Trainee Project
Title:
Fault tolerant control architecture of bi-directional AGVs in presence of sensors' failures.
Dates:
2022/04/01 - 2022/08/31
Supervisor(s): 
Description:
Factory 4.0 is based on the convergence between industry and the digital world and aims to achieve new gains
in productivity and competitiveness. Logistics is a key element of this connected industry. In production
logistics, Automated Guided Vehicles (AGVs) are considered as the most flexible means of transportation,
especially in large-scale manufacturing systems.
An AGV is an automated guided vehicle that moves along guidepaths that can be materialized in different
ways. When AGVs are allowed to move on both directions within a same lane of the guidepath the AGV system
is said to be bidirectional. Bi-directional AGVs systems provide several advantages but are complex to control
because of the several blocking situations that must be avoided. Indeed, when few AGVs are moving on the
same layout, conflicts may result during their movement when they try to enter some sections of their paths
simultaneously. Therefore, it is necessary to supervise the fleet and coordinate the vehicles' movement to
allow them achieve their transportation tasks while avoiding conflicts and deadlocks. A deadlock is an
undesirable situation that causes interruption of traffic and transport missions. This problem is known as
conflict-free routing [1].
The control of the AGVs is generally based on a division of the circuit into independent and non-shareable
zones. The controller supervises the access of vehicles to these zones by ensuring that it will not cause an
undesirable state (imminent or future deadlock). Thus, such a system can be viewed as a discrete event system
(DES) where events are produced as AGVs move along the guidepath. The control methods are therefore
discrete in nature [2]. Most of them are based on informations about the position of AGVs on zones which are
known with certainty. In reality, this position is known thanks to the instrumentation of the system (position
sensors). In practice, sensors are subject to faults. Therefore, their associated events are subject to loss of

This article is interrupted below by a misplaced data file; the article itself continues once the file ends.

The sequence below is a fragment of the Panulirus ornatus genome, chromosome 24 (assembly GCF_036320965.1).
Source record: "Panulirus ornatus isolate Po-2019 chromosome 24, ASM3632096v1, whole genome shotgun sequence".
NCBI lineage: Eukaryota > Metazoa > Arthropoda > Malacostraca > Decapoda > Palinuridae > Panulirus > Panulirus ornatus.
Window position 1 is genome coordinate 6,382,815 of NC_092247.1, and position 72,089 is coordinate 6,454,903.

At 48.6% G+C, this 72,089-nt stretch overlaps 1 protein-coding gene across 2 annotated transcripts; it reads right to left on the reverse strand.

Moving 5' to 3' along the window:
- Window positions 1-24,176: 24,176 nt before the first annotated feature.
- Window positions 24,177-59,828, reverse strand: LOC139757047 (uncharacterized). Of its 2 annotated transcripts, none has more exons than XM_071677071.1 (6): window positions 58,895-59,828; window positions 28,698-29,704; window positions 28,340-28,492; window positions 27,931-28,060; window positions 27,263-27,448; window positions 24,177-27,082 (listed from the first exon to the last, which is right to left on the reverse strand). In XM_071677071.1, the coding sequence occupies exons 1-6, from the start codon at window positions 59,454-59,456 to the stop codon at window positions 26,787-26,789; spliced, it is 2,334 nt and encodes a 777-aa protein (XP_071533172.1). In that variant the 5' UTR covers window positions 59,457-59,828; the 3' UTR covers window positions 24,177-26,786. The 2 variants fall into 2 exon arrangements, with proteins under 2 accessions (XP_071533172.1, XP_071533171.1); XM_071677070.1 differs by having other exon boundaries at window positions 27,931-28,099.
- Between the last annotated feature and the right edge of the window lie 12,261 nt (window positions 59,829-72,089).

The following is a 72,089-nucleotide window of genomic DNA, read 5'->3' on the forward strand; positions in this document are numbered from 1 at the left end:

observability, making the supervisor inefficient. Nevertheless, the non observability of an event following a
sensor failure is not inevitable. It is sometimes possible to recover this information thanks to the other
operating sensors. This is kown as the property of diagnosability [3].
The purpose of this master project is to study the supervision of an AGV system in presence of sensors'
failures, and to incorporate the diagnosis of some unobservable events into the control architecture (based on
supervision according to Ramadge and Wonham theory [4]) to make it safer (fault tolerance). For this purpose,
we will use diagnostic techniques for DESs based on automata and chronicles [5]. After modeling this
architecture by a DES formalism, we will evaluate its efficiency from the operational and reliability points of
view.


Positioning:
This project focuses on the problem of conflict-free control of a fleet of AGVs, taking into account the
constraints of operational safety and fault tolerance. Unlike previous studies in AGV systems, namely the
operational aspect, we will focus on the dysfunctional aspect and its impact on the efficiency and reliability of
the AGV system's control. This type of study is not addressed in the literature of AGVs where the control is
based on informations available with certainty. In this project, we are interested into the failures of the
instrumentation of the AGVs system which allows to locate the vehicles on the guidepath (positions' sensors).
The supervision of the AGVs system is based on events provided by these sensors, so the failure of the sensors
may be critical for AGVS' safety. Indeed, if the supervisor does not observe some events, it may authorize
forbidden sequences of events. It is therefore important to introduce a diagnostic function that allows, when
possible, to diagnose unobservable events from other operating sensors. This information will be then used by
the supervisor to avoid forbidden state. Thus, the supervision would become more safer and fault tolerant.
The subject of the Master's project is focused on the analysis, control and diagnosis of DESs applied to the AGV
transport system.
Keywords:
AGV, Discrete Event Systems, Supervisory control, Diagnosis, Simulation, Fault-tolerance
Department(s): 
Eco-Technic systems engineering